Introduction: Disorders of vitreoretinal interface represent a rare complication of intravitreal dexamethasone implant injection. Our report describes a new mechanism resulting in cystic roof collapse and emphasizes the importance of a strict optical coherence tomography evaluation during therapy with dexamethasone injection in order to prevent this rare complication. Purpose: To describe the rupture of the cystic roof following treatment with sustained-release dexamethasone implant intravitreal injection (Ozurdex; Allergan, Irvine) for macular edema. Case report: A 71-year-old woman with a known history of macular edema secondary to central retinal vein occlusion in her right eye presented to our ophthalmology department complaining of vision loss after she underwent the fourth dexamethasone injection. Diffuse retinal hemorrhages and a reddish foveal lesion with hyperpigmented borders were observed on dilated fundus examination. On the other hand, spectral domain optical coherence tomography (Spectralis HRA + OCT, Heidelberg Engineering, Germany) revealed the roof dismantlement of a previously documented cyst, giving rise to a lamellar macular hole, with a stable epiretinal membrane in close proximity. On a 12-month follow-up, no anatomical or functional changes were observed. Conclusion: This report depicts a new mechanism leading to macular hole as a complication of numerous intravitreal dexamethasone injections, resulting in cystic roof collapse. Although we acknowledge the rarity of this complication, our case emphasizes the role of constant spectral domain optical coherence tomography evaluation of the vitreoretinal interface, even in long-standing macular edema without marked signs of vitreous traction.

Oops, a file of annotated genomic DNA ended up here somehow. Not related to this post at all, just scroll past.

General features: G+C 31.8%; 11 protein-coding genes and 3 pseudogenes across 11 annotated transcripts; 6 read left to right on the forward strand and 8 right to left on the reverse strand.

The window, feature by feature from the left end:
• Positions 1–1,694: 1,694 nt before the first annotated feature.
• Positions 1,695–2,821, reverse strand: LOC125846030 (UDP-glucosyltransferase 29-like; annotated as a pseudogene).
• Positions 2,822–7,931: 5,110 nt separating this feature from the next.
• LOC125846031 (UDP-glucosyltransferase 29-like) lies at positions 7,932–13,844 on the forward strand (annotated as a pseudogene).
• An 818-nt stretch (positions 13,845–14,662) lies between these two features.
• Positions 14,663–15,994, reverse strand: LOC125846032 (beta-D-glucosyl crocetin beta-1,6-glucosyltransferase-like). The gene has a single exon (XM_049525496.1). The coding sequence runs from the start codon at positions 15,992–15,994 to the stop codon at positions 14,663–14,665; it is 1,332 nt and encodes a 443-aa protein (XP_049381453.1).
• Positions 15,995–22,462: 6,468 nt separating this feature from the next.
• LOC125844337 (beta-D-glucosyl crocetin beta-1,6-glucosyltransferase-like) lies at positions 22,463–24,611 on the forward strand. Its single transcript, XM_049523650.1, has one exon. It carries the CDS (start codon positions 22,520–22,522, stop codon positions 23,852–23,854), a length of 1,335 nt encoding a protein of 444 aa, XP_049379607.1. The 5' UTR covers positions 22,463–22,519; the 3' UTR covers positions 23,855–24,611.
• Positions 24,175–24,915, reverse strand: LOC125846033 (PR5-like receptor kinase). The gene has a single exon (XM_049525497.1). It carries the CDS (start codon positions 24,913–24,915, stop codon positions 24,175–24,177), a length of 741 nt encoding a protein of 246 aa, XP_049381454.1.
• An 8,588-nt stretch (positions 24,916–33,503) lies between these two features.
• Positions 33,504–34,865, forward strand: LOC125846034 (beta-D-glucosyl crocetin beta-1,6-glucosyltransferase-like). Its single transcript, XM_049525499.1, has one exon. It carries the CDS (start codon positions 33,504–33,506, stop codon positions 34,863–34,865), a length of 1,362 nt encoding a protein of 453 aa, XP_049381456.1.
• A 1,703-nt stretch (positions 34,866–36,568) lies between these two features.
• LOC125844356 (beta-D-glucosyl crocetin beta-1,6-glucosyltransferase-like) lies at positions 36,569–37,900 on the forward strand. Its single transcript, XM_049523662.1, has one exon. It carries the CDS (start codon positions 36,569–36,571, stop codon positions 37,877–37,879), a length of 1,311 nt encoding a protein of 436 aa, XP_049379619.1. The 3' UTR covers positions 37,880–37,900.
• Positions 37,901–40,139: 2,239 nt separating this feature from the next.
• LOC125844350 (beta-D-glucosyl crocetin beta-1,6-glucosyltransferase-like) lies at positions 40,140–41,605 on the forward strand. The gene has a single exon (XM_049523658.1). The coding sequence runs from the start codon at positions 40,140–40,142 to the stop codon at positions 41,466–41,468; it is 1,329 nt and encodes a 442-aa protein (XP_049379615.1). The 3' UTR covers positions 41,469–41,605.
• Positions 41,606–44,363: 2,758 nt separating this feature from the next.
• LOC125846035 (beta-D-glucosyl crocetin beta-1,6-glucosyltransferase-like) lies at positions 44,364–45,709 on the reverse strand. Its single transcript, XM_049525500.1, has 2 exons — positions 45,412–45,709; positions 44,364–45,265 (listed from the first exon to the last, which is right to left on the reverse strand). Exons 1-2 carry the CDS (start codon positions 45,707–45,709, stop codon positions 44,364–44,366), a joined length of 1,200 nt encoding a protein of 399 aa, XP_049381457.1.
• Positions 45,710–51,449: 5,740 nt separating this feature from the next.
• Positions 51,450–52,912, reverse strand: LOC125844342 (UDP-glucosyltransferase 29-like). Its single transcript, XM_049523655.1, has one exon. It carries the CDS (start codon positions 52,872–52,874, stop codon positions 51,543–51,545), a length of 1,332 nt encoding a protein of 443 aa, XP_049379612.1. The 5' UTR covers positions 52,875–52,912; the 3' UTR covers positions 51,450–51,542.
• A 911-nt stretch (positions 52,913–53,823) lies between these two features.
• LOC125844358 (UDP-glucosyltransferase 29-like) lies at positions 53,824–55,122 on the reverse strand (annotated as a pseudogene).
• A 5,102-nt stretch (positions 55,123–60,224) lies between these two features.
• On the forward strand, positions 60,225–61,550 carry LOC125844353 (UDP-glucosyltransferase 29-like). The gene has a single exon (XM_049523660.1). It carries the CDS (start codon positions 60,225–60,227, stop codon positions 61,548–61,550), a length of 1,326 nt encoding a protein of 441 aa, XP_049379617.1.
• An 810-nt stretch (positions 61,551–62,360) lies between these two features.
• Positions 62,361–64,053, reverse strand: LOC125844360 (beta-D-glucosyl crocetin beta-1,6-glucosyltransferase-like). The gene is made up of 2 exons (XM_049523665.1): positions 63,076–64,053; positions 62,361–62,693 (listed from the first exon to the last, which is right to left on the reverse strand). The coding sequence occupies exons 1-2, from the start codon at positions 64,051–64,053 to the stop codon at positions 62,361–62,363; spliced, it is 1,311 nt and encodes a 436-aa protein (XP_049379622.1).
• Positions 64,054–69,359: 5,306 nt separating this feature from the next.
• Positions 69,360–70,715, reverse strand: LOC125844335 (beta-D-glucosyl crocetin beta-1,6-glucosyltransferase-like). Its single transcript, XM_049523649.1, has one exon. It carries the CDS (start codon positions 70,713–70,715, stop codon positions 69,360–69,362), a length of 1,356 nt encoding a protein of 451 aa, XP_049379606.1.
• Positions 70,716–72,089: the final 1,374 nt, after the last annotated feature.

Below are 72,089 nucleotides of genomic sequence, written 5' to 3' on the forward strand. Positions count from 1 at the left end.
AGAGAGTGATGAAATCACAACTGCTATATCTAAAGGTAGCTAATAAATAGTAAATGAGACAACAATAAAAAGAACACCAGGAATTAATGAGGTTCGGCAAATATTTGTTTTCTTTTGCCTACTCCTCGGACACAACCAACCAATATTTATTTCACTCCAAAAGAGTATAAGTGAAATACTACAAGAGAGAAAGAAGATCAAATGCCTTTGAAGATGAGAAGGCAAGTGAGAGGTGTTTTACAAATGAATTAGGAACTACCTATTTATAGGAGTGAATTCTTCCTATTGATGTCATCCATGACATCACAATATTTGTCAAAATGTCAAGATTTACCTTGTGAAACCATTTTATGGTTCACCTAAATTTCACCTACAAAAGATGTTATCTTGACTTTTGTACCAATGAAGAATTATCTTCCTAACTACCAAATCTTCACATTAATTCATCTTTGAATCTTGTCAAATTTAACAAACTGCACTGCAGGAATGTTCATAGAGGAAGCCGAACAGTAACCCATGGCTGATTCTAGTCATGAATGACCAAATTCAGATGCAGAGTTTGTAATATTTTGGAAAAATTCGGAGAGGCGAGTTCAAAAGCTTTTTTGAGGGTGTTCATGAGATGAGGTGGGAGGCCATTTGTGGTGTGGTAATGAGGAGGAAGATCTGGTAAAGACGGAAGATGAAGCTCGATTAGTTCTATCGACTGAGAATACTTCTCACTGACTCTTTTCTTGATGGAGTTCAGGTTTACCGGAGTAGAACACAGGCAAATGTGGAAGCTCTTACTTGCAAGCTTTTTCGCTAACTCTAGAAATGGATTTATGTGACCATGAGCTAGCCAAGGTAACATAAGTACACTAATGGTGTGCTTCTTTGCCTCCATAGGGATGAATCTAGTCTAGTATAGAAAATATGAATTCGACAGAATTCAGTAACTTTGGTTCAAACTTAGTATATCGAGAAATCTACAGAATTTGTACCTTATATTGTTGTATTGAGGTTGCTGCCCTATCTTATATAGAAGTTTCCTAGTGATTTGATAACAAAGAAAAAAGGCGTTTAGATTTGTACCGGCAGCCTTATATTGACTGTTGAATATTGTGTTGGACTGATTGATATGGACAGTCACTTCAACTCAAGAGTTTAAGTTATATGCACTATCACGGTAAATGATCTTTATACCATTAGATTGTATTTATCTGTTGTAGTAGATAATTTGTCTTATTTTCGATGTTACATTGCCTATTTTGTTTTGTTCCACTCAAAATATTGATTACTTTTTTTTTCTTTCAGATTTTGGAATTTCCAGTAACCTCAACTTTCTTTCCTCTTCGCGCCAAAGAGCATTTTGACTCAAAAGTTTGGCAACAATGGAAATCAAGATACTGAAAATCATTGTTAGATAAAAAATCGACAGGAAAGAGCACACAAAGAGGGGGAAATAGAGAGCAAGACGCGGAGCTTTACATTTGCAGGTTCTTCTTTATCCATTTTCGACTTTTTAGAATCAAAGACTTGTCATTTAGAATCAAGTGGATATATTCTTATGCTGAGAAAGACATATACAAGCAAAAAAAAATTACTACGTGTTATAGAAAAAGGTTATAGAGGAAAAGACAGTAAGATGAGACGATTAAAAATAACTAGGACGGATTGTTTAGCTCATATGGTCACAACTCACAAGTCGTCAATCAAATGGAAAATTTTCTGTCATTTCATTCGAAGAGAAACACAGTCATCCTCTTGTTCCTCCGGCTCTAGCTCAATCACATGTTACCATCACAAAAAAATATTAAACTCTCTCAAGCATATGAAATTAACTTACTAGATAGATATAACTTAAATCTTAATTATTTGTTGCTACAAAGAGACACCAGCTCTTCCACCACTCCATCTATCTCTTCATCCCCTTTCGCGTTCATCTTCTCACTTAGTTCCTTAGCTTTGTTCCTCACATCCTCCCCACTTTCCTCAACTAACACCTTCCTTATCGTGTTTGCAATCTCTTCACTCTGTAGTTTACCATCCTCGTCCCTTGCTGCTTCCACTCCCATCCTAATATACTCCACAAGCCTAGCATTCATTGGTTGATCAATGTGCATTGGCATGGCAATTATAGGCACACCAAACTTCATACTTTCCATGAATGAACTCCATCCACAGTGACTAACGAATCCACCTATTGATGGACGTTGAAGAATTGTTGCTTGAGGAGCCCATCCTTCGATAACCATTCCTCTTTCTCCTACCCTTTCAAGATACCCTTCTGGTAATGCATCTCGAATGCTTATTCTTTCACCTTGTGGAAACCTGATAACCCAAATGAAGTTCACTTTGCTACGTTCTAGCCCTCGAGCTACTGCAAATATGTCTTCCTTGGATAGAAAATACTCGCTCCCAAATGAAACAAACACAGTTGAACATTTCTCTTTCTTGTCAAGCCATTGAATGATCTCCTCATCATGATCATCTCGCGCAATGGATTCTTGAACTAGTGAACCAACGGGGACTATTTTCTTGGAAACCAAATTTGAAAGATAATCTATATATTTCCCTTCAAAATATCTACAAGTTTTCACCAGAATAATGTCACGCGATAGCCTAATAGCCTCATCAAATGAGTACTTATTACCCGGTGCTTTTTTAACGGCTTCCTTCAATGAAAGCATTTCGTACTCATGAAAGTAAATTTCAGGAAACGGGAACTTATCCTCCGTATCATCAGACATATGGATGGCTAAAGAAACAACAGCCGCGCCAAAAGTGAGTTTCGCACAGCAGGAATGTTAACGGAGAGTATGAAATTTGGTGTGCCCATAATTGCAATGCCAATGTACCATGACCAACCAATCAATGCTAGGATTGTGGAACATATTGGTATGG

- central retinal vein occlusion
- Cystic roof collapse
- intravitreal dexamethasone implant
- lamellar macular hole
- macular edema
ASJC Scopus subject areas